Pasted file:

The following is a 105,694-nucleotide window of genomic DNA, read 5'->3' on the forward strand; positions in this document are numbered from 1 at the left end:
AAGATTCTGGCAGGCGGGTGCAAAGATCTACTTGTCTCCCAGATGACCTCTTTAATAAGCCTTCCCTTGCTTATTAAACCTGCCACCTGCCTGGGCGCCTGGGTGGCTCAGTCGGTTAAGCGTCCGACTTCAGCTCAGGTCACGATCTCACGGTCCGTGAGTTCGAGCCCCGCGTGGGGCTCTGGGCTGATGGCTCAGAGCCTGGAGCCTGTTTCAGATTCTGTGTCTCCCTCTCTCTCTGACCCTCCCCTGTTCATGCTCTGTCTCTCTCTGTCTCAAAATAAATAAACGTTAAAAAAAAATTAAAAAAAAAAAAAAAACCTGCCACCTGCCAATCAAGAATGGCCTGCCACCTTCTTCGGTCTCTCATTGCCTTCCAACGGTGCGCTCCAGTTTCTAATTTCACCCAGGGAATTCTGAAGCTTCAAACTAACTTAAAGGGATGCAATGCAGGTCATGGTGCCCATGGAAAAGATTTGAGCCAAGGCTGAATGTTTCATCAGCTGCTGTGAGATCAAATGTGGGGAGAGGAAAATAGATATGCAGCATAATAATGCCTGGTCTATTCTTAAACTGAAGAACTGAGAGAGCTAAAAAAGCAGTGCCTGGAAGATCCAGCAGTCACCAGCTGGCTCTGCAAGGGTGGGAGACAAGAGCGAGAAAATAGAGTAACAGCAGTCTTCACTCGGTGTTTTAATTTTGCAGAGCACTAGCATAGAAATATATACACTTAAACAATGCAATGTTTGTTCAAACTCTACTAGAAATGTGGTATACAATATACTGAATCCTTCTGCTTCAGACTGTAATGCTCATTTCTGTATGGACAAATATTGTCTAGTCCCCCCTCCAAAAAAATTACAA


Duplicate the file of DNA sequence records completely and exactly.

The following is a 105,694-nucleotide window of genomic DNA, read 5'->3' on the forward strand; positions in this document are numbered from 1 at the left end:
AAGATTCTGGCAGGCGGGTGCAAAGATCTACTTGTCTCCCAGATGACCTCTTTAATAAGCCTTCCCTTGCTTATTAAACCTGCCACCTGCCTGGGCGCCTGGGTGGCTCAGTCGGTTAAGCGTCCGACTTCAGCTCAGGTCACGATCTCACGGTCCGTGAGTTCGAGCCCCGCGTGGGGCTCTGGGCTGATGGCTCAGAGCCTGGAGCCTGTTTCAGATTCTGTGTCTCCCTCTCTCTCTGACCCTCCCCTGTTCATGCTCTGTCTCTCTCTGTCTCAAAATAAATAAACGTTAAAAAAAAATTAAAAAAAAAAAAAAAACCTGCCACCTGCCAATCAAGAATGGCCTGCCACCTTCTTCGGTCTCTCATTGCCTTCCAACGGTGCGCTCCAGTTTCTAATTTCACCCAGGGAATTCTGAAGCTTCAAACTAACTTAAAGGGATGCAATGCAGGTCATGGTGCCCATGGAAAAGATTTGAGCCAAGGCTGAATGTTTCATCAGCTGCTGTGAGATCAAATGTGGGGAGAGGAAAATAGATATGCAGCATAATAATGCCTGGTCTATTCTTAAACTGAAGAACTGAGAGAGCTAAAAAAGCAGTGCCTGGAAGATCCAGCAGTCACCAGCTGGCTCTGCAAGGGTGGGAGACAAGAGCGAGAAAATAGAGTAACAGCAGTCTTCACTCGGTGTTTTAATTTTGCAGAGCACTAGCATAGAAATATATACACTTAAACAATGCAATGTTTGTTCAAACTCTACTAGAAATGTGGTATACAATATACTGAATCCTTCTGCTTCAGACTGTAATGCTCATTTCTGTATGGACAAATATTGTCTAGTCCCCCCTCCAAAAAAATTACAA